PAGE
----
After the shock of actually losing Lou, and wishing I could have done more for him, I called the agency and repeated what I said that night on the phone: "This woman should not be permitted to deliver care." I hope my warning was taken seriously.

I protected my beloved as best I could. But even the most attentive caregiver is no match for a practiced abuser. When the aide insisted on sponge-bathing Lou instead of taking him to the bathroom as he desired, what didn't compute is how she had infantilized Lou, taken away his dignity and demonstrated to him that I wouldn't always be there to protect him. I missed that this was a form of abuse.

When she washed his genitals roughly, the event was over almost before it began. He hadn't known that I was nearby, that he could call out to me, and I couldn't know she had actually hurt him, that she was abusing him. She then demonstrated complete control by removing his covers and opening all the windows on a frigid night.

Signs of Abuse to Look For

Elder abuse comes in many guises. Here are some of the signs to look for as you try to protect those you love:

  • Does the caregiver downplay the needs of the older person, not responding to their wishes?
  • Does the older person reflect that they don't feel respected? This government website provides some helpful definitions.

What amazed me going through the devastating last months with Lou was the presence of some remarkable people in what is a woefully underappreciated field. The day Lou died, the replacement aide stayed with me hours after her shift had ended, until the hospice nurse got to the apartment. I will always remember her caring and compassion.

One thing each of us can do is to advocate for government policies that cover both unpaid and paid caregiving. Unpaid caregivers — usually family members — should have, at minimum, paid leave from their jobs. Paid caregivers should be better compensated, so more people would seek out these positions. Good training should be legislated.

The Role Ageism Plays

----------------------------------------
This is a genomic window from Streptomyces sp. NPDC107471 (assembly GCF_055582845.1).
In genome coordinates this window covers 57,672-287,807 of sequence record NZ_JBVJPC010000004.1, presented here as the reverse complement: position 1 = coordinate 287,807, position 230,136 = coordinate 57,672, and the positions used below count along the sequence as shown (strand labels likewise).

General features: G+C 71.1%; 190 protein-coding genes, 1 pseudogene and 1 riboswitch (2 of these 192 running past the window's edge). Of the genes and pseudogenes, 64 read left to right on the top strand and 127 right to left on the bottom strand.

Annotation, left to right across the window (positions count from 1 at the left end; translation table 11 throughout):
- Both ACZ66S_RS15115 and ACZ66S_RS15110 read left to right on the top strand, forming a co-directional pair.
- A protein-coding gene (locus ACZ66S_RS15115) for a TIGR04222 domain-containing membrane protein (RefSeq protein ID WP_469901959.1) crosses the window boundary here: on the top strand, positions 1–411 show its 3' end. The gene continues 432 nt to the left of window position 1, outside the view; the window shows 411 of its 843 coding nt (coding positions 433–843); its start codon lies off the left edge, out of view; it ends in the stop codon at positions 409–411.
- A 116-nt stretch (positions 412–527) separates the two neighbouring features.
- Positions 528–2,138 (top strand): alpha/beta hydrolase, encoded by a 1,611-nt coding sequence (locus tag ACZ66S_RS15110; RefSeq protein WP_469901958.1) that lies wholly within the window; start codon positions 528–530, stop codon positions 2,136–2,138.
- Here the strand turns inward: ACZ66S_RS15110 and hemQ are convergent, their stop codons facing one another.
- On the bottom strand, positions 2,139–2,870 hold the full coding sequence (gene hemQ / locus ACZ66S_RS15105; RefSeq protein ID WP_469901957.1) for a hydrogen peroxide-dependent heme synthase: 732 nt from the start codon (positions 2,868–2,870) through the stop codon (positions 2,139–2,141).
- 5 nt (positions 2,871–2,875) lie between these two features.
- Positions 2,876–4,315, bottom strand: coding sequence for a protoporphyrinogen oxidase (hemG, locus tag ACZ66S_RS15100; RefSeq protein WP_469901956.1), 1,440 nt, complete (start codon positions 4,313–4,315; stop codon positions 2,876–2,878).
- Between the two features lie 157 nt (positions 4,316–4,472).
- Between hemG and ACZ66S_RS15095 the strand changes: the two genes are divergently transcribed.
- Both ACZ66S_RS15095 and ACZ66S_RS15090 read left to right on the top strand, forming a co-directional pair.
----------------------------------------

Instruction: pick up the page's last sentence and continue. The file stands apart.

We also need to take a serious look at ageism, the discrimination faced by all of us as we age. My friend Clara loves her three sons, but she says once she turned 65, they began to treat her like a child, believing that she needed constant looking after, though she is both cognitively and physically fine.

According to the Gerontological Society of America we need to incorporate unbiased language principles and reframe how the public perceies aging. On a personal level, that means using language that is free of age bias, because words matter. Most importantly, we have to recognize that the older adults are not "they" but "us."

Every one of us, if we are fortunate enough to live into older age, will need a compassionate caregiver. Because what happens is about us, we can advocate for collective actions and policy-level solutions that can make a difference for all of us as we age.

A Comforting Dream

As I grieve for my husband, I take comfort from a dream in which my father, gone for decades, gave me  some extraordinary advice. In my dream, I had regrets about decisions I'd made. But my father interrupted me: "No," he said. "In each instance, you made the right choice. You chose, based on the information you had at the time." Waves of relief washed over me as he repeated what he said.

We must treat our loved ones with respect and try to protect them as best we can. We can try to influence policy to make caregiving the respected path it should be, because some day we will all need compassionate caring. And we must be gentle with ourselves: We can only do our best.

Leida Snow is an award-winning journalist and communications coach. Follow her @LeidaSnow Read More